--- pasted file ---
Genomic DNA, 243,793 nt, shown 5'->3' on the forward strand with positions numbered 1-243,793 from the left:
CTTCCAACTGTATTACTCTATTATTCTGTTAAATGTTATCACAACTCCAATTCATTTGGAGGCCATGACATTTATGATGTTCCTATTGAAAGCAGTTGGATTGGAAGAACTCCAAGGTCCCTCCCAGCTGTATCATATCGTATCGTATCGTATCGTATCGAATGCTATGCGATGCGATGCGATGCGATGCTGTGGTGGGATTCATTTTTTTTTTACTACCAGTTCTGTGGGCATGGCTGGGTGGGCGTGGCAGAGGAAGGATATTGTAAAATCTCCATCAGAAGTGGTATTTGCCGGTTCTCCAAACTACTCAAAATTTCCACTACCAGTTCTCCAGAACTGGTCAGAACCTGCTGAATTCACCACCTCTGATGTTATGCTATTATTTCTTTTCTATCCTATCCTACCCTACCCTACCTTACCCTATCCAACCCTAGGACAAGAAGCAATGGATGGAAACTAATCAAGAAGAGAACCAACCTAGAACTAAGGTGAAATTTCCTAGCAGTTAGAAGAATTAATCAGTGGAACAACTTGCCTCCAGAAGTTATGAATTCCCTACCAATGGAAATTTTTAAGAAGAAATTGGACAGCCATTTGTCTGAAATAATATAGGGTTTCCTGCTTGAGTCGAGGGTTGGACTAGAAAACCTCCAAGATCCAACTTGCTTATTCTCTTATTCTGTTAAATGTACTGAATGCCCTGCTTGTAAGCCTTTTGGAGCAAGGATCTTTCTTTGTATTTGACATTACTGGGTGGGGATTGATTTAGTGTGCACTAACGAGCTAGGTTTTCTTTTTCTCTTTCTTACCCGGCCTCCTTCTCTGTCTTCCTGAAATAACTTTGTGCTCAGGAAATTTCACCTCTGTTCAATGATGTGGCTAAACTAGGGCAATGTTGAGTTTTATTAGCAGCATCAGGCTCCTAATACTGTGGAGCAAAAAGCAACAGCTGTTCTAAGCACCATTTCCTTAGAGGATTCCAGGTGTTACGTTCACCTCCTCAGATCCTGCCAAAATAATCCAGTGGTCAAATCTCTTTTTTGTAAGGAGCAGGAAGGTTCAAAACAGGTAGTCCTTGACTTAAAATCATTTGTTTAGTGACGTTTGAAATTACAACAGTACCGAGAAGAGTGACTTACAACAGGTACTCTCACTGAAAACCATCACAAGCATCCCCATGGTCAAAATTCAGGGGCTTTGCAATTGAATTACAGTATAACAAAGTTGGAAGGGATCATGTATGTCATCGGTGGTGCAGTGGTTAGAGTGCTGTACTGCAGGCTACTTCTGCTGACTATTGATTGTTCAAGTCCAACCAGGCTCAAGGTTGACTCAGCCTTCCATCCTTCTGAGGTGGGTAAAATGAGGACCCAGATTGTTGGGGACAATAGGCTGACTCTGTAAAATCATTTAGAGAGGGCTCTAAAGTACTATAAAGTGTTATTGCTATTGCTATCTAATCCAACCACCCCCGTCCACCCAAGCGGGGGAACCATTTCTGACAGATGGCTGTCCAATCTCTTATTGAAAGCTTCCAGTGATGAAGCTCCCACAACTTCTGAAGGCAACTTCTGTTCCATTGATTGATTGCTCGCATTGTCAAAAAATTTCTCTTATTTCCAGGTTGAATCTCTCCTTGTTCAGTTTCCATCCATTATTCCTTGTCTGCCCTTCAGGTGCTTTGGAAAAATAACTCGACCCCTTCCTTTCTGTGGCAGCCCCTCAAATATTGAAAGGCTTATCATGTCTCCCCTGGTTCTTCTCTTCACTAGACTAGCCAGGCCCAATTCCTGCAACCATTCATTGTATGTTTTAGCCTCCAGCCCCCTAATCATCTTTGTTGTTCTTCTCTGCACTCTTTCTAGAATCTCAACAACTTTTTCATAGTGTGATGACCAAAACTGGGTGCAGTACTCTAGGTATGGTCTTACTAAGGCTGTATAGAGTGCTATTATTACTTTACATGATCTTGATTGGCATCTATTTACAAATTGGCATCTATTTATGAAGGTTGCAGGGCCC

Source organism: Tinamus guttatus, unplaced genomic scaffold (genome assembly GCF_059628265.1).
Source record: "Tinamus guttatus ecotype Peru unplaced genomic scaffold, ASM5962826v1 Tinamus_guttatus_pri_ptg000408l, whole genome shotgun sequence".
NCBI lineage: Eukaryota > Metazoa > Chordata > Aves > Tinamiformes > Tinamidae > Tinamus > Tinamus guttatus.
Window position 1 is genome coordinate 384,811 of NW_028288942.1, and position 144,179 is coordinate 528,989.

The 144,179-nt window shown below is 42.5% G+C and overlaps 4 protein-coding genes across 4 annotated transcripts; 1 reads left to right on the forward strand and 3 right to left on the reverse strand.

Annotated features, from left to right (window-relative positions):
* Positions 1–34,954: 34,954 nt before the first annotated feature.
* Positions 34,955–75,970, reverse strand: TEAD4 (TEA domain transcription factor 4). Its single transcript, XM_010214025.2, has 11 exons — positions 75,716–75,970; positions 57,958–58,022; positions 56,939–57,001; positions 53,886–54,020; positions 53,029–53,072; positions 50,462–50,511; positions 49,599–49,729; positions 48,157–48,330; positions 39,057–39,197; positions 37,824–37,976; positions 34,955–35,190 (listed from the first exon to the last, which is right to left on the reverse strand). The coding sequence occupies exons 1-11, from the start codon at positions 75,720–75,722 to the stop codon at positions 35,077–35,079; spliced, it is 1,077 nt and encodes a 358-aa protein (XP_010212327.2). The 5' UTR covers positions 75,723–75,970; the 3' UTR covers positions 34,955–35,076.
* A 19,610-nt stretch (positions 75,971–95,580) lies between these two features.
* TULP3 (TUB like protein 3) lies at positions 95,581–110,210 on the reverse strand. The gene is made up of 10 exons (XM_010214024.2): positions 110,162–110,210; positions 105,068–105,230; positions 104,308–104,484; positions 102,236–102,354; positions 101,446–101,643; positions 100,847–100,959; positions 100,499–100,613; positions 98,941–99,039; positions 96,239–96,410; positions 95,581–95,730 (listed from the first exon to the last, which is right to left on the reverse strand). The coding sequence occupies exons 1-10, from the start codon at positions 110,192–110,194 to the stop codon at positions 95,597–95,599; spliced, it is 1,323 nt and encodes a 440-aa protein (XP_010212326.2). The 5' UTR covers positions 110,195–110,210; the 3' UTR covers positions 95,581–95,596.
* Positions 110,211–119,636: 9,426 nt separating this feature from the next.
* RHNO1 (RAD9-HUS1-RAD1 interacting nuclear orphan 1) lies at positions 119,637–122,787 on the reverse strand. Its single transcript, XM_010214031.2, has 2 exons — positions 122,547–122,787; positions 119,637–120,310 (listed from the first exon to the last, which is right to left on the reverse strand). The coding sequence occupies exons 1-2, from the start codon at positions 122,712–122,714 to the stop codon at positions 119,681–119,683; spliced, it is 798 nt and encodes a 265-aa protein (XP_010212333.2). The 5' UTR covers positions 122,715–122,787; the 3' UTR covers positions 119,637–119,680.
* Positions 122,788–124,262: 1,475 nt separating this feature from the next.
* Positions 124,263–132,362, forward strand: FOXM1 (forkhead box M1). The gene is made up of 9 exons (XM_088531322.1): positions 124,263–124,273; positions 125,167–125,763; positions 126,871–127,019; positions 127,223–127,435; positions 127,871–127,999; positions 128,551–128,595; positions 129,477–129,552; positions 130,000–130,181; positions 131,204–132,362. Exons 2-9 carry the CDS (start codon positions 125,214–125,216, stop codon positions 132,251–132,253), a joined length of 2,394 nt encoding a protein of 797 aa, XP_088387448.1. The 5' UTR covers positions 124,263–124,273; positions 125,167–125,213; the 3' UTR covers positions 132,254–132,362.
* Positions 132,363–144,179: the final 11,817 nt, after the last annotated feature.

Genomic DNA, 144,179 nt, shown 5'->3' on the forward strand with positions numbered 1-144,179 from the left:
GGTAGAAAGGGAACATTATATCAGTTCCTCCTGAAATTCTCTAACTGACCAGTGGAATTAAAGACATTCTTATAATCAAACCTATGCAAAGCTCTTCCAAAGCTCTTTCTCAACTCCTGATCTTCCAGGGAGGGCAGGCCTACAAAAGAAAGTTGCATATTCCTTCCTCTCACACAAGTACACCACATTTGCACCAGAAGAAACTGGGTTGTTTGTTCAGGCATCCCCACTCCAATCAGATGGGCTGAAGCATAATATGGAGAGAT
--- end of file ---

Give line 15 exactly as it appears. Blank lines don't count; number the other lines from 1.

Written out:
* Positions 122,788–124,262: 1,475 nt separating this feature from the next.